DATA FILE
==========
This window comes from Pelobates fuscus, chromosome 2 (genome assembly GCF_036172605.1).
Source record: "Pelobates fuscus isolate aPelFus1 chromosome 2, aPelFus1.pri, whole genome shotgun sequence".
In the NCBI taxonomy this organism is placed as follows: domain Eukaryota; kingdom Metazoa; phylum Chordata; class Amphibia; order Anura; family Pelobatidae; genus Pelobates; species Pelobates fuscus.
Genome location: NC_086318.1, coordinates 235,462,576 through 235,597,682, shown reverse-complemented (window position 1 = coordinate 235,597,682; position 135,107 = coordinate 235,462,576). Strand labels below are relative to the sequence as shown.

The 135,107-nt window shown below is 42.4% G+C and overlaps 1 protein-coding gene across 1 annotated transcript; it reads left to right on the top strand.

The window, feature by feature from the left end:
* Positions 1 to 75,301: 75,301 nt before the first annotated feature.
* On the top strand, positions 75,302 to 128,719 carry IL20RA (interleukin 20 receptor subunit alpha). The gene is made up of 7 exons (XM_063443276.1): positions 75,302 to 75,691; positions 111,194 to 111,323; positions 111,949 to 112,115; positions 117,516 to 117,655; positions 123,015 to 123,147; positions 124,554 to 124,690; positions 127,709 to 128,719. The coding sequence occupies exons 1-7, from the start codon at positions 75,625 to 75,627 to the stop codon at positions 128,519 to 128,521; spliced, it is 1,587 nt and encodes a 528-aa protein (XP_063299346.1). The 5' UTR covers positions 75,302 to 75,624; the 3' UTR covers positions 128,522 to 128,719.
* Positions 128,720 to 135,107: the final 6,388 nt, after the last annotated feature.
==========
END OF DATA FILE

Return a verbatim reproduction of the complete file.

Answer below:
This window comes from Pelobates fuscus, chromosome 2 (genome assembly GCF_036172605.1).
Source record: "Pelobates fuscus isolate aPelFus1 chromosome 2, aPelFus1.pri, whole genome shotgun sequence".
In the NCBI taxonomy this organism is placed as follows: domain Eukaryota; kingdom Metazoa; phylum Chordata; class Amphibia; order Anura; family Pelobatidae; genus Pelobates; species Pelobates fuscus.
Genome location: NC_086318.1, coordinates 235,462,576 through 235,597,682, shown reverse-complemented (window position 1 = coordinate 235,597,682; position 135,107 = coordinate 235,462,576). Strand labels below are relative to the sequence as shown.

The 135,107-nt window shown below is 42.4% G+C and overlaps 1 protein-coding gene across 1 annotated transcript; it reads left to right on the top strand.

The window, feature by feature from the left end:
* Positions 1 to 75,301: 75,301 nt before the first annotated feature.
* On the top strand, positions 75,302 to 128,719 carry IL20RA (interleukin 20 receptor subunit alpha). The gene is made up of 7 exons (XM_063443276.1): positions 75,302 to 75,691; positions 111,194 to 111,323; positions 111,949 to 112,115; positions 117,516 to 117,655; positions 123,015 to 123,147; positions 124,554 to 124,690; positions 127,709 to 128,719. The coding sequence occupies exons 1-7, from the start codon at positions 75,625 to 75,627 to the stop codon at positions 128,519 to 128,521; spliced, it is 1,587 nt and encodes a 528-aa protein (XP_063299346.1). The 5' UTR covers positions 75,302 to 75,624; the 3' UTR covers positions 128,522 to 128,719.
* Positions 128,720 to 135,107: the final 6,388 nt, after the last annotated feature.